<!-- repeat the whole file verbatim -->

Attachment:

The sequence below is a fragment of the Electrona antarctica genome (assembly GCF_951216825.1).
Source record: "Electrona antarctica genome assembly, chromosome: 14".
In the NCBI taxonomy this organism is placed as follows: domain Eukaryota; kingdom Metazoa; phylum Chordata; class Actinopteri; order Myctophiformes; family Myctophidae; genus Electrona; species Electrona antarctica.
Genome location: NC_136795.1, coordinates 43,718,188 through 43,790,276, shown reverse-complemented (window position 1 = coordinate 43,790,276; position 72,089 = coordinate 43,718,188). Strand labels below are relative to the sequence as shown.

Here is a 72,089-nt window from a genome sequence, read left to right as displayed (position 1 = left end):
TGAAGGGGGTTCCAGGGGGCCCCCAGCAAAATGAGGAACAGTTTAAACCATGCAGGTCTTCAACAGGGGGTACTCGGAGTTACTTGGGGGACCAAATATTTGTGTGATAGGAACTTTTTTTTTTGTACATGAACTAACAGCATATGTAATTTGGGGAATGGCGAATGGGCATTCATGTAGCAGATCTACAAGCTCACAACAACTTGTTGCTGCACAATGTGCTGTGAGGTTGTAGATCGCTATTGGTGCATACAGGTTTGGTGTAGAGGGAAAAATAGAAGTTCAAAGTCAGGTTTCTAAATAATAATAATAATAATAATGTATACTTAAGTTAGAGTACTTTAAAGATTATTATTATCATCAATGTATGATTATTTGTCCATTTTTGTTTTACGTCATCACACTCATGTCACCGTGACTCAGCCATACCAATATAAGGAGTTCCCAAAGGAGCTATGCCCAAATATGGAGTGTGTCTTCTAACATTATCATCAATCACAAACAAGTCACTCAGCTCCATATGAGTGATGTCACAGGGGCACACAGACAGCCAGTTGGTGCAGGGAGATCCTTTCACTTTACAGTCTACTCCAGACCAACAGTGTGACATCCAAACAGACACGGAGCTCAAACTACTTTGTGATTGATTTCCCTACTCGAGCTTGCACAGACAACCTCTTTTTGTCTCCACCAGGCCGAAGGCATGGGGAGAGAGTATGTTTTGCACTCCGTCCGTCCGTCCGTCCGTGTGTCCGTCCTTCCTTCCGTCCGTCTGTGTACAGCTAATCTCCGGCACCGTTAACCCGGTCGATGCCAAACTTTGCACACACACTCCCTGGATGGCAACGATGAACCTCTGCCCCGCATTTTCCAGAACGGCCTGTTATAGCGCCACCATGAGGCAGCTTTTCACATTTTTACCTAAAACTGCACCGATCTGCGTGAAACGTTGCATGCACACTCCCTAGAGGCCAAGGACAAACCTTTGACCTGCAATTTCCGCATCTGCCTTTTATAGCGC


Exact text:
The sequence below is a fragment of the Electrona antarctica genome (assembly GCF_951216825.1).
Source record: "Electrona antarctica genome assembly, chromosome: 14".
In the NCBI taxonomy this organism is placed as follows: domain Eukaryota; kingdom Metazoa; phylum Chordata; class Actinopteri; order Myctophiformes; family Myctophidae; genus Electrona; species Electrona antarctica.
Genome location: NC_136795.1, coordinates 43,718,188 through 43,790,276, shown reverse-complemented (window position 1 = coordinate 43,790,276; position 72,089 = coordinate 43,718,188). Strand labels below are relative to the sequence as shown.

Here is a 72,089-nt window from a genome sequence, read left to right as displayed (position 1 = left end):
TGAAGGGGGTTCCAGGGGGCCCCCAGCAAAATGAGGAACAGTTTAAACCATGCAGGTCTTCAACAGGGGGTACTCGGAGTTACTTGGGGGACCAAATATTTGTGTGATAGGAACTTTTTTTTTTGTACATGAACTAACAGCATATGTAATTTGGGGAATGGCGAATGGGCATTCATGTAGCAGATCTACAAGCTCACAACAACTTGTTGCTGCACAATGTGCTGTGAGGTTGTAGATCGCTATTGGTGCATACAGGTTTGGTGTAGAGGGAAAAATAGAAGTTCAAAGTCAGGTTTCTAAATAATAATAATAATAATAATGTATACTTAAGTTAGAGTACTTTAAAGATTATTATTATCATCAATGTATGATTATTTGTCCATTTTTGTTTTACGTCATCACACTCATGTCACCGTGACTCAGCCATACCAATATAAGGAGTTCCCAAAGGAGCTATGCCCAAATATGGAGTGTGTCTTCTAACATTATCATCAATCACAAACAAGTCACTCAGCTCCATATGAGTGATGTCACAGGGGCACACAGACAGCCAGTTGGTGCAGGGAGATCCTTTCACTTTACAGTCTACTCCAGACCAACAGTGTGACATCCAAACAGACACGGAGCTCAAACTACTTTGTGATTGATTTCCCTACTCGAGCTTGCACAGACAACCTCTTTTTGTCTCCACCAGGCCGAAGGCATGGGGAGAGAGTATGTTTTGCACTCCGTCCGTCCGTCCGTCCGTGTGTCCGTCCTTCCTTCCGTCCGTCTGTGTACAGCTAATCTCCGGCACCGTTAACCCGGTCGATGCCAAACTTTGCACACACACTCCCTGGATGGCAACGATGAACCTCTGCCCCGCATTTTCCAGAACGGCCTGTTATAGCGCCACCATGAGGCAGCTTTTCACATTTTTACCTAAAACTGCACCGATCTGCGTGAAACGTTGCATGCACACTCCCTAGAGGCCAAGGACAAACCTTTGACCTGCAATTTCCGCATCTGCCTTTTATAGCGC